The U.K. Parliament seized control of the Brexit process from Prime Minister Theresa May and will now seek to decide how Britain exits the European Union.
In a vote late Monday, the House of Commons split 329 to 302 to schedule votes on a series of alternative strategies, potentially including a second referendum, keeping the U.K. in the bloc’s customs union, leaving without a deal and even canceling Brexit altogether.
Three ministers resigned to back the plan, which sets up the possibility that MPs could force the beleaguered premier to implement their choice. The pound rose.
“It’s essential we should be able to look at all the serious options, not wild unicorns, but things we could actually do to carry this process forward,” former Tory minister Oliver Letwin, who proposed the plan, told Parliament. “We should allow ourselves a couple of days to do what should have been done over a couple of years.”
In a sign of how far May has lost the trust of MPs, even on her own side, the defeat came despite last-minute promises from her government that it would implement the plan itself if lawmakers voted against it.
“It is disappointing to see this amendment pass,” the Brexit department said in an emailed statement after the vote. The result “upends the balance between our democratic institutions and sets a dangerous, unpredictable precedent for the future.”
Lawmakers will need to consider whether the options they support will require a delay beyond the current latest exit date of May 22, the statement said. “While it is now up to Parliament to set out next steps in respect of this amendment, the government will continue to call for realism – any options considered must be deliverable in negotiations with the EU.”
The decision might lead to an unblocking of Brexit if Parliament can send a clear signal about what it wants, though there’s a risk of it deepening the deadlock. It could also scare Brexiteers who have so far refused to vote for May’s deal into backing it, for fear of getting something they view as worse.
In any event, the clock is continuing to tick down. The EU has ruled that if Parliament doesn’t approve May’s deal by Friday the U.K. has until April 12 to come up with a case for a much longer delay to Brexit, or leave immediately with no agreement.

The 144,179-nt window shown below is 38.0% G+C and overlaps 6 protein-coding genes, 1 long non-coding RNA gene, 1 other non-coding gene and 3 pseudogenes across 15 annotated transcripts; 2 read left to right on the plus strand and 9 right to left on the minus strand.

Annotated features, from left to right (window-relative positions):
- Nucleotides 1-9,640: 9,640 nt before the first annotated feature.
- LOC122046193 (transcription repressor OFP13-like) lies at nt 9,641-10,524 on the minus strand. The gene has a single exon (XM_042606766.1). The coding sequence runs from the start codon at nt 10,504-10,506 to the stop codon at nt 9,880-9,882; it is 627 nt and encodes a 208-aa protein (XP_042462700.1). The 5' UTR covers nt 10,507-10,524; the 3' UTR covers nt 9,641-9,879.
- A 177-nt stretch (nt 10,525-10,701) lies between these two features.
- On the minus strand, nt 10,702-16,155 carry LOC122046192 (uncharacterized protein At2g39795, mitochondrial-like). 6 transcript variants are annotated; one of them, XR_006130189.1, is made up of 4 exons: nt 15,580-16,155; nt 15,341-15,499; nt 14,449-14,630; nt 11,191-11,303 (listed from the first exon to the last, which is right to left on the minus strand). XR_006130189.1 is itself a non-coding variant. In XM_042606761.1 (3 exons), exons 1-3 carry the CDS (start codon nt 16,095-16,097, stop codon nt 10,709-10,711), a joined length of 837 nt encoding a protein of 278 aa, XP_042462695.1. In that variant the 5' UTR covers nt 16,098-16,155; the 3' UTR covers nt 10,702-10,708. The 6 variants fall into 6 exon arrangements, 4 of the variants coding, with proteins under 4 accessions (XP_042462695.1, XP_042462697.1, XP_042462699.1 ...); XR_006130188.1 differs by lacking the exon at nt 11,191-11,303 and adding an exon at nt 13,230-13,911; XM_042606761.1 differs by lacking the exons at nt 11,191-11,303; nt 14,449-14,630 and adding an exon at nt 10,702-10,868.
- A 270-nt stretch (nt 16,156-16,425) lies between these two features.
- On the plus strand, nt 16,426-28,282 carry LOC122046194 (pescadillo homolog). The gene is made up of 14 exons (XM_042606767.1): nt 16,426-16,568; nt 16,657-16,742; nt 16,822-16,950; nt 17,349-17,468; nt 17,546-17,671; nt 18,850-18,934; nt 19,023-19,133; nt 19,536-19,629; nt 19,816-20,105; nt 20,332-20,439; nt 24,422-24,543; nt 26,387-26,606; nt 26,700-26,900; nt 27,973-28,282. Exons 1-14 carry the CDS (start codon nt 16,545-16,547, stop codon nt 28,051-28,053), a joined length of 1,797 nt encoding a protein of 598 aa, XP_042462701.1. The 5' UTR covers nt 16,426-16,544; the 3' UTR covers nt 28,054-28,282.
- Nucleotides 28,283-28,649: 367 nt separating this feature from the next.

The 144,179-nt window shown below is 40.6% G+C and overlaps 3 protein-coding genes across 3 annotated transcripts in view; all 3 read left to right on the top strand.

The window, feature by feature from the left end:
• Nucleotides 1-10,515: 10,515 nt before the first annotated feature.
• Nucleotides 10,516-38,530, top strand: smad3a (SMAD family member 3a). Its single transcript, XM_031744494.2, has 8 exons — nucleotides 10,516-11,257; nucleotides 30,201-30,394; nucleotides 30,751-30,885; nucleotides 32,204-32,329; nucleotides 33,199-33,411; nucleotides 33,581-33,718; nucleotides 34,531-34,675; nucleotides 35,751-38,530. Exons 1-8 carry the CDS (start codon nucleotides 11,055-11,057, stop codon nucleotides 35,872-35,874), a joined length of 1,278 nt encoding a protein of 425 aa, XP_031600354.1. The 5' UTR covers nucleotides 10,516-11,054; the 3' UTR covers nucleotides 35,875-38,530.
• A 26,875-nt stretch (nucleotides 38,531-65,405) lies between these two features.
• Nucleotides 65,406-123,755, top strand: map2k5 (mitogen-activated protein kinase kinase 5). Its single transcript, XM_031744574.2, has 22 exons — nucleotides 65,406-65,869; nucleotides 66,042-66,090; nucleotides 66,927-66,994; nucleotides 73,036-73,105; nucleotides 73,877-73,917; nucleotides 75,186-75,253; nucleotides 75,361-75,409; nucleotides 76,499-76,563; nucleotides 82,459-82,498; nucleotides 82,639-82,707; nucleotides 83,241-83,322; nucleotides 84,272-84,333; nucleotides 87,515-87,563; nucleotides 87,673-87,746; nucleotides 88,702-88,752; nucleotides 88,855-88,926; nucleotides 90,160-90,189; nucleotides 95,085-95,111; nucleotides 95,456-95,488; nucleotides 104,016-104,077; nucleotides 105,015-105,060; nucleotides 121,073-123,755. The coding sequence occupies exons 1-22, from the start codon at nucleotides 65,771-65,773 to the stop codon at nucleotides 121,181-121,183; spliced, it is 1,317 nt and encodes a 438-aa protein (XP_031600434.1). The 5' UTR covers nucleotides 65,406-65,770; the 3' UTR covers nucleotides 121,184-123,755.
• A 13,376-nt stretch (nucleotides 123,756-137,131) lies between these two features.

While Parliament was forcing its way into the driving seat, those who were supposed to be controlling the process remained passive. After reports at the weekend that May’s cabinet would tell her it was time for her to go, the subject of her departure wasn’t even raised in its meeting on Monday, according to people present.
Neither was there a decision about whether to try to put the prime minister’s deal to Parliament again. According to one person at the meeting, the main agreement was that the alternatives to getting her plan through were grim.
In the House of Commons, May set out the choices as she saw them. “Unless this House agrees to it, no-deal will not happen,” she said. “No Brexit must not happen; and a slow Brexit that extends Article 50 beyond May 22, forces the British people to take part in European elections, and gives up control of any of our borders, laws, money or trade, is not a Brexit that will bring the British people together.”
Later, in answer to questions, she raised two more options: “Either a second referendum or an election.” Both are unattractive to many MPs.
There were signs that her warnings were working with some supporters of a harder Brexit. Jacob Rees-Mogg, leader of the hardline European Research Group of Tory MPs, said he would be prepared to back her deal if Northern Ireland’s Democratic Unionist Party gave its blessing.
But his comments, made to a meeting of the group in Westminster on Monday evening according to a person in the room, depend on a big shift by the DUP. The party’s Brexit spokesman, Sammy Wilson, was scathing to the prime minister in the Commons, accusing her of using Northern Ireland as an “excuse” and the focus of “scare tactics” to get her deal through.
Having voted to take control, Parliament now has to decide what to do with it. The first stage is the “indicative votes,” scheduled for Wednesday. Although the exact format hasn’t been agreed, it is likely to mean lawmakers voting on a series of Brexit options on a piece of paper.
The idea is that by allowing MPs to vote simultaneously for as many options as they like, some of the game-playing that has characterized Brexit votes so far will be avoided.
Options on the table are likely to include various closer relationships with the EU than May plans, a looser one, a no-deal Brexit, canceling Brexit altogether and perhaps holding a second Brexit referendum.
It’s possible that none of these will get the support of a majority, or that several will. May said she reserves the right not to abide by the result, though her spokesman said this reflected the possibility that Parliament might vote for something unattainable.
“The government’s approach has been an abject failure and this house must now find a solution,” opposition Labour Party leader Jeremy Corbyn said. “Where this government has failed, this house must, and I believe will, succeed.”
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